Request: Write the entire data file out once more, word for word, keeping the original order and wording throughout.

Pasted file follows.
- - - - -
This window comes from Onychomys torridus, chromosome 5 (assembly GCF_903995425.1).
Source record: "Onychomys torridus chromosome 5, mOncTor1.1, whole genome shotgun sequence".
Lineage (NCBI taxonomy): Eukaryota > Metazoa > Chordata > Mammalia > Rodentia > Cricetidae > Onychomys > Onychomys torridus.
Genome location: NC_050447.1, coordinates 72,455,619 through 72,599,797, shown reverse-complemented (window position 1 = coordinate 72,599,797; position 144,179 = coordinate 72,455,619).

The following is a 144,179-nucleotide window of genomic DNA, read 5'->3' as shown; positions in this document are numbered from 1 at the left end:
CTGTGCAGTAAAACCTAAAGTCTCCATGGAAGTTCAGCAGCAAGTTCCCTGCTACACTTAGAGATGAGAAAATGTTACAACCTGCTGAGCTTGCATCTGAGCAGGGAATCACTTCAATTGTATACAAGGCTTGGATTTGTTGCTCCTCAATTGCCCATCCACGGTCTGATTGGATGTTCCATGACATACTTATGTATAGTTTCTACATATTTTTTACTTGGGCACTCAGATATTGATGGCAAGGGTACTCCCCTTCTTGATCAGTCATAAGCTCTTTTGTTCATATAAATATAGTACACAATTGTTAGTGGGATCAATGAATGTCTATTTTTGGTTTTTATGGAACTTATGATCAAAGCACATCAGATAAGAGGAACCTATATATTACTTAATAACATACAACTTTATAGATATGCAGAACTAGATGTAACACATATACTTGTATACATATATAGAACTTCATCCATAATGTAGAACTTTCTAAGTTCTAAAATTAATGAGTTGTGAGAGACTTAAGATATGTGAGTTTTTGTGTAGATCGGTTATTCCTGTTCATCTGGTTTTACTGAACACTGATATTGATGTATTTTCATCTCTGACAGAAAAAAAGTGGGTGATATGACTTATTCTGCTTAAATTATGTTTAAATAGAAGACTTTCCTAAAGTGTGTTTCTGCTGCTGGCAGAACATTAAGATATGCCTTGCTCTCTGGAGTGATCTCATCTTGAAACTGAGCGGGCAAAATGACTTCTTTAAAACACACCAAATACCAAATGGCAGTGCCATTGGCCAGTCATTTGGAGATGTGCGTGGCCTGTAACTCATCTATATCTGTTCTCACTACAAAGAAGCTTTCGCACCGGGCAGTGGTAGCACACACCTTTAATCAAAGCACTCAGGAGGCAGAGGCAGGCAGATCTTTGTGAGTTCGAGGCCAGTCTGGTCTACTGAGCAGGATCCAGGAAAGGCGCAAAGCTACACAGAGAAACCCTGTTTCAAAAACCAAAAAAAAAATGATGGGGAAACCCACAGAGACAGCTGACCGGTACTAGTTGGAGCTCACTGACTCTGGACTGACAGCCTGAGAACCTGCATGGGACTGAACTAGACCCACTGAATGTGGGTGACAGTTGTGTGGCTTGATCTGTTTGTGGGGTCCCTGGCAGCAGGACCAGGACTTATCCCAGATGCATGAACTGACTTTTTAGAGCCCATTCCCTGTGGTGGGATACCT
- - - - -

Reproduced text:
This window comes from Onychomys torridus, chromosome 5 (assembly GCF_903995425.1).
Source record: "Onychomys torridus chromosome 5, mOncTor1.1, whole genome shotgun sequence".
Lineage (NCBI taxonomy): Eukaryota > Metazoa > Chordata > Mammalia > Rodentia > Cricetidae > Onychomys > Onychomys torridus.
Genome location: NC_050447.1, coordinates 72,455,619 through 72,599,797, shown reverse-complemented (window position 1 = coordinate 72,599,797; position 144,179 = coordinate 72,455,619).

The following is a 144,179-nucleotide window of genomic DNA, read 5'->3' as shown; positions in this document are numbered from 1 at the left end:
CTGTGCAGTAAAACCTAAAGTCTCCATGGAAGTTCAGCAGCAAGTTCCCTGCTACACTTAGAGATGAGAAAATGTTACAACCTGCTGAGCTTGCATCTGAGCAGGGAATCACTTCAATTGTATACAAGGCTTGGATTTGTTGCTCCTCAATTGCCCATCCACGGTCTGATTGGATGTTCCATGACATACTTATGTATAGTTTCTACATATTTTTTACTTGGGCACTCAGATATTGATGGCAAGGGTACTCCCCTTCTTGATCAGTCATAAGCTCTTTTGTTCATATAAATATAGTACACAATTGTTAGTGGGATCAATGAATGTCTATTTTTGGTTTTTATGGAACTTATGATCAAAGCACATCAGATAAGAGGAACCTATATATTACTTAATAACATACAACTTTATAGATATGCAGAACTAGATGTAACACATATACTTGTATACATATATAGAACTTCATCCATAATGTAGAACTTTCTAAGTTCTAAAATTAATGAGTTGTGAGAGACTTAAGATATGTGAGTTTTTGTGTAGATCGGTTATTCCTGTTCATCTGGTTTTACTGAACACTGATATTGATGTATTTTCATCTCTGACAGAAAAAAAGTGGGTGATATGACTTATTCTGCTTAAATTATGTTTAAATAGAAGACTTTCCTAAAGTGTGTTTCTGCTGCTGGCAGAACATTAAGATATGCCTTGCTCTCTGGAGTGATCTCATCTTGAAACTGAGCGGGCAAAATGACTTCTTTAAAACACACCAAATACCAAATGGCAGTGCCATTGGCCAGTCATTTGGAGATGTGCGTGGCCTGTAACTCATCTATATCTGTTCTCACTACAAAGAAGCTTTCGCACCGGGCAGTGGTAGCACACACCTTTAATCAAAGCACTCAGGAGGCAGAGGCAGGCAGATCTTTGTGAGTTCGAGGCCAGTCTGGTCTACTGAGCAGGATCCAGGAAAGGCGCAAAGCTACACAGAGAAACCCTGTTTCAAAAACCAAAAAAAAAATGATGGGGAAACCCACAGAGACAGCTGACCGGTACTAGTTGGAGCTCACTGACTCTGGACTGACAGCCTGAGAACCTGCATGGGACTGAACTAGACCCACTGAATGTGGGTGACAGTTGTGTGGCTTGATCTGTTTGTGGGGTCCCTGGCAGCAGGACCAGGACTTATCCCAGATGCATGAACTGACTTTTTAGAGCCCATTCCCTGTGGTGGGATACCT